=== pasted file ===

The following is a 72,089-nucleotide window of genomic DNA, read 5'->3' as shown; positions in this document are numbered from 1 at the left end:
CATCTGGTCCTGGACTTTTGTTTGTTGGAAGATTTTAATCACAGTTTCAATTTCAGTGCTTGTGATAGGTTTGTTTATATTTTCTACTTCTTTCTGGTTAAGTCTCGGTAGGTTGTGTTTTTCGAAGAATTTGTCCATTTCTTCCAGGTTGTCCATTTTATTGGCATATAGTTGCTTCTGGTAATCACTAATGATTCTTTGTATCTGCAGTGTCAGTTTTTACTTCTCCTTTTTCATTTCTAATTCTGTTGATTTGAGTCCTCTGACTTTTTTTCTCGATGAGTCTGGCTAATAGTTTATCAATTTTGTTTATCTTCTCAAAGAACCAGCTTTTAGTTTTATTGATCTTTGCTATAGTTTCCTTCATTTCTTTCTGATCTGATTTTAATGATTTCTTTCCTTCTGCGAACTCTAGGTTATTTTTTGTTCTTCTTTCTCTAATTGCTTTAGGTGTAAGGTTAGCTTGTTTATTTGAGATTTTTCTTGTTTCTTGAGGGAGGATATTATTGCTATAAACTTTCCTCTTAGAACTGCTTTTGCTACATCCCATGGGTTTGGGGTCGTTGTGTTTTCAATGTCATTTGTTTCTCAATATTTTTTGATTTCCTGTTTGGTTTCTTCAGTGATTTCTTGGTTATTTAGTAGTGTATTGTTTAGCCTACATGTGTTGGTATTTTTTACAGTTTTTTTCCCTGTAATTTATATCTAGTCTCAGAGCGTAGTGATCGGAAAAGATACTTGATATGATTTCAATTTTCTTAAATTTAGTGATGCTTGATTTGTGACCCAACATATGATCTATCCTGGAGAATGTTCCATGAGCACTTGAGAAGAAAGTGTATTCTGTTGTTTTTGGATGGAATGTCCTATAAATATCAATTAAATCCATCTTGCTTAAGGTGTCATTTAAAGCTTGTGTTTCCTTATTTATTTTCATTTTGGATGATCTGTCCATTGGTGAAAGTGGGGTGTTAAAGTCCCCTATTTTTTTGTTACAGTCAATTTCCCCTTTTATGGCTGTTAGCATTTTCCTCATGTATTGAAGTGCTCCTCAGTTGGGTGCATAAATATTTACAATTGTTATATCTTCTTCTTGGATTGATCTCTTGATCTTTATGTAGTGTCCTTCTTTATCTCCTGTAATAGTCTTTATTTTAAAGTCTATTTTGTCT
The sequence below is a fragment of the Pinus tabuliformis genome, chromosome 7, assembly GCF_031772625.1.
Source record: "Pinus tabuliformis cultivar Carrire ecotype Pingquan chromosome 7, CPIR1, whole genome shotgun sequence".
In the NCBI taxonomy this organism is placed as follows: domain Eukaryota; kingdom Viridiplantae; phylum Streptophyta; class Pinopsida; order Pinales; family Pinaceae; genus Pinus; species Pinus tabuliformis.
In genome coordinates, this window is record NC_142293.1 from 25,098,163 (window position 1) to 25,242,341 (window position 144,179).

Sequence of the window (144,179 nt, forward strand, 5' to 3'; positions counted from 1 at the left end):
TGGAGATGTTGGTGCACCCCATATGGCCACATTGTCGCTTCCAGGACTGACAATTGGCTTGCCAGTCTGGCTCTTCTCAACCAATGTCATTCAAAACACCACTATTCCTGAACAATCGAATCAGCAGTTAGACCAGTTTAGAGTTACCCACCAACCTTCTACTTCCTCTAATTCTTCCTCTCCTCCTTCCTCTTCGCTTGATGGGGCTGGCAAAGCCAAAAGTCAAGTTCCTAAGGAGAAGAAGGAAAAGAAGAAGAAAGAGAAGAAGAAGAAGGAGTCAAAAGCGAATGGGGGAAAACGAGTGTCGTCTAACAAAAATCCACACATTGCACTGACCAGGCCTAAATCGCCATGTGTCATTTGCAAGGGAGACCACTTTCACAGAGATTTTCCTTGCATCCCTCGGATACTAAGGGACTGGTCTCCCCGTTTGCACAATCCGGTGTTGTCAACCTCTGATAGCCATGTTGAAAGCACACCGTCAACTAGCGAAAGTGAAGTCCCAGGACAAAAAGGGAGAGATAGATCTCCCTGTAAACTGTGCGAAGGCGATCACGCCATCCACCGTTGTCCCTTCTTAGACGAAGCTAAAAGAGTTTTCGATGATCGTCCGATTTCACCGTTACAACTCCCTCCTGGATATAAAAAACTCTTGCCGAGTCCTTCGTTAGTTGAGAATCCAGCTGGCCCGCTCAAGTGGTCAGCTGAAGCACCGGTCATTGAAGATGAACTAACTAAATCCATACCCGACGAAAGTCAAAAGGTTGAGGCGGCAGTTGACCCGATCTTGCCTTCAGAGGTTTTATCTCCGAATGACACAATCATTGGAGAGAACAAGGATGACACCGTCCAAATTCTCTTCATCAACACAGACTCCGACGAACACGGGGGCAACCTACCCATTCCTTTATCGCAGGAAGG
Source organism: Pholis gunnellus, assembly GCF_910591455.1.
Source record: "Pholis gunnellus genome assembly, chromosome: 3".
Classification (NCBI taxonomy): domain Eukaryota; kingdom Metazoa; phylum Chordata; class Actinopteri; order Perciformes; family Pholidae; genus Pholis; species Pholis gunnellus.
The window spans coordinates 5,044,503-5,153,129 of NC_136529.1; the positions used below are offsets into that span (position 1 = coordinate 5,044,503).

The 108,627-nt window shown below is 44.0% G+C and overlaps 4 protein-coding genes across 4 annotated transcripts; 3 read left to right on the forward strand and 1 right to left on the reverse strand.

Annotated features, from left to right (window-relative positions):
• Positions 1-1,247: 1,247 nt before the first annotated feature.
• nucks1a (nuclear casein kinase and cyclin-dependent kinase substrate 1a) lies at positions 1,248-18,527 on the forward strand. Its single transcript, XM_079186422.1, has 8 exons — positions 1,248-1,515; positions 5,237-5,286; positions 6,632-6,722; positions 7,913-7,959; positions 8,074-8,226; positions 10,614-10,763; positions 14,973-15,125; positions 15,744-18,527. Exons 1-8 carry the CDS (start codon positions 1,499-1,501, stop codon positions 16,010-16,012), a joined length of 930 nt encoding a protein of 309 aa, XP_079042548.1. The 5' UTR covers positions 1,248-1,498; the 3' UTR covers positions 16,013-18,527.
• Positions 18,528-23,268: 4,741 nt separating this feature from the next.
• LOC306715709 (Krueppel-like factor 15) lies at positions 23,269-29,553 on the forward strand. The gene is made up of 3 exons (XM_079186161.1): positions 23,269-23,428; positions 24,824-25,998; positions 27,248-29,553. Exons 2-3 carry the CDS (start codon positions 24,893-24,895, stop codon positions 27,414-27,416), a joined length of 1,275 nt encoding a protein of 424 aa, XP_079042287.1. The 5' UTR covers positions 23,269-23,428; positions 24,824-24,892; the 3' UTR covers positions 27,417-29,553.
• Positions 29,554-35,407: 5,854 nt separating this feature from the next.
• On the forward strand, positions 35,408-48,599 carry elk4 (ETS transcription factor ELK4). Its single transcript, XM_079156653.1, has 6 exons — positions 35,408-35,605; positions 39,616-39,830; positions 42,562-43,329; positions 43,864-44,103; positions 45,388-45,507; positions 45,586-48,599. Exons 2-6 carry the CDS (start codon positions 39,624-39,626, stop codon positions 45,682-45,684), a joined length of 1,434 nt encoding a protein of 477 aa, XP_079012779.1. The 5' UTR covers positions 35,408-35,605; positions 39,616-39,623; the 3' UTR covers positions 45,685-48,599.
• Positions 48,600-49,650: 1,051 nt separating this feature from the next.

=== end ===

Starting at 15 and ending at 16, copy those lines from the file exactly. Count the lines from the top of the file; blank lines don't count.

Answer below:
• Positions 1-1,247: 1,247 nt before the first annotated feature.
• nucks1a (nuclear casein kinase and cyclin-dependent kinase substrate 1a) lies at positions 1,248-18,527 on the forward strand. Its single transcript, XM_079186422.1, has 8 exons — positions 1,248-1,515; positions 5,237-5,286; positions 6,632-6,722; positions 7,913-7,959; positions 8,074-8,226; positions 10,614-10,763; positions 14,973-15,125; positions 15,744-18,527. Exons 1-8 carry the CDS (start codon positions 1,499-1,501, stop codon positions 16,010-16,012), a joined length of 930 nt encoding a protein of 309 aa, XP_079042548.1. The 5' UTR covers positions 1,248-1,498; the 3' UTR covers positions 16,013-18,527.